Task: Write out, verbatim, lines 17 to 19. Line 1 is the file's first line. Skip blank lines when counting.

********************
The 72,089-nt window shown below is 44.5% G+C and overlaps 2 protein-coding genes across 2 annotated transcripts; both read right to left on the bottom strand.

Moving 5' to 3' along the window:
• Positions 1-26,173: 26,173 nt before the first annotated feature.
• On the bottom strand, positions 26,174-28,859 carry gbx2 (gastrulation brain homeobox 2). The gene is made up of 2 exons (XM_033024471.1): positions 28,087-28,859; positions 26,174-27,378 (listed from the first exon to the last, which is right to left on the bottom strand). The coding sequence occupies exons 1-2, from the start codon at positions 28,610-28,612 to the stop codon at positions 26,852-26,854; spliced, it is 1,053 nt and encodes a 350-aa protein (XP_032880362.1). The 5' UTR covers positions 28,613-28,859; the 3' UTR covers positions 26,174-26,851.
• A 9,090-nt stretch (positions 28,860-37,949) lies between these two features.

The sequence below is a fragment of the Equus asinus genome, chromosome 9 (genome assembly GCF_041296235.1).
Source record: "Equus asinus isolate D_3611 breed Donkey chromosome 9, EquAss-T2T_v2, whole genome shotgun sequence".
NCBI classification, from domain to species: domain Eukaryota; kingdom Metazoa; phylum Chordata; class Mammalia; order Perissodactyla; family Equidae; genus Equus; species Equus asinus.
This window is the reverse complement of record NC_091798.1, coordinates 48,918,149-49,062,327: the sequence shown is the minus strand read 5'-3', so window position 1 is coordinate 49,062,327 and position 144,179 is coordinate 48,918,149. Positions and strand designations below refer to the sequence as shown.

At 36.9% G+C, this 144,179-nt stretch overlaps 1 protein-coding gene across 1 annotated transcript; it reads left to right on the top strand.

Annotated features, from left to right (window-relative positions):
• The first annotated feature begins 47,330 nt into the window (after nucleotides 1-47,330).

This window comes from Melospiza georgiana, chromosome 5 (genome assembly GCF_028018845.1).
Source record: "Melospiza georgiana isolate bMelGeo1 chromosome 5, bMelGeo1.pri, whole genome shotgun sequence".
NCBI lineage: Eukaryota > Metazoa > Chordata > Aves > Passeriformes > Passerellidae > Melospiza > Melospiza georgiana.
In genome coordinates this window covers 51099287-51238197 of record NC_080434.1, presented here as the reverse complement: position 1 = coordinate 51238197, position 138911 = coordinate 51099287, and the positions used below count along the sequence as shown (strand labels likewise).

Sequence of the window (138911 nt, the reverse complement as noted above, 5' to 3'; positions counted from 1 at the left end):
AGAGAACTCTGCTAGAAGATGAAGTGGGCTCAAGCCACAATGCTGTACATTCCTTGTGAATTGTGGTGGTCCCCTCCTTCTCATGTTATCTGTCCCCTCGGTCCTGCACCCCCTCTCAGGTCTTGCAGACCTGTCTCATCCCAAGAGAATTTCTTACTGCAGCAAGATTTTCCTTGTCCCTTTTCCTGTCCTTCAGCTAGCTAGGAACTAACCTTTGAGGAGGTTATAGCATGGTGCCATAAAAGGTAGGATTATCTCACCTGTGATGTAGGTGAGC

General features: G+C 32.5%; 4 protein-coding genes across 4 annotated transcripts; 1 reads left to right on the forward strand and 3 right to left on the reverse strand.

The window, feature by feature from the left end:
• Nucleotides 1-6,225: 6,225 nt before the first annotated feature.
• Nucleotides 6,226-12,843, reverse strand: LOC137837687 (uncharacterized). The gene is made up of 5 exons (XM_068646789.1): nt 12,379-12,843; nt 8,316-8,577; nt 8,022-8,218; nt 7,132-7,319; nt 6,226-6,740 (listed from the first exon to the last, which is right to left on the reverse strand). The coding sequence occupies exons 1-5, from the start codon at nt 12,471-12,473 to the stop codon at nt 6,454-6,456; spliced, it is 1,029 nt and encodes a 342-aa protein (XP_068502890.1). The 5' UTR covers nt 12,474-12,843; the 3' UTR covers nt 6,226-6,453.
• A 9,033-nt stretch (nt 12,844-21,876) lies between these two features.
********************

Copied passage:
Sequence of the window (138911 nt, the reverse complement as noted above, 5' to 3'; positions counted from 1 at the left end):
AGAGAACTCTGCTAGAAGATGAAGTGGGCTCAAGCCACAATGCTGTACATTCCTTGTGAATTGTGGTGGTCCCCTCCTTCTCATGTTATCTGTCCCCTCGGTCCTGCACCCCCTCTCAGGTCTTGCAGACCTGTCTCATCCCAAGAGAATTTCTTACTGCAGCAAGATTTTCCTTGTCCCTTTTCCTGTCCTTCAGCTAGCTAGGAACTAACCTTTGAGGAGGTTATAGCATGGTGCCATAAAAGGTAGGATTATCTCACCTGTGATGTAGGTGAGC

General features: G+C 32.5%; 4 protein-coding genes across 4 annotated transcripts; 1 reads left to right on the forward strand and 3 right to left on the reverse strand.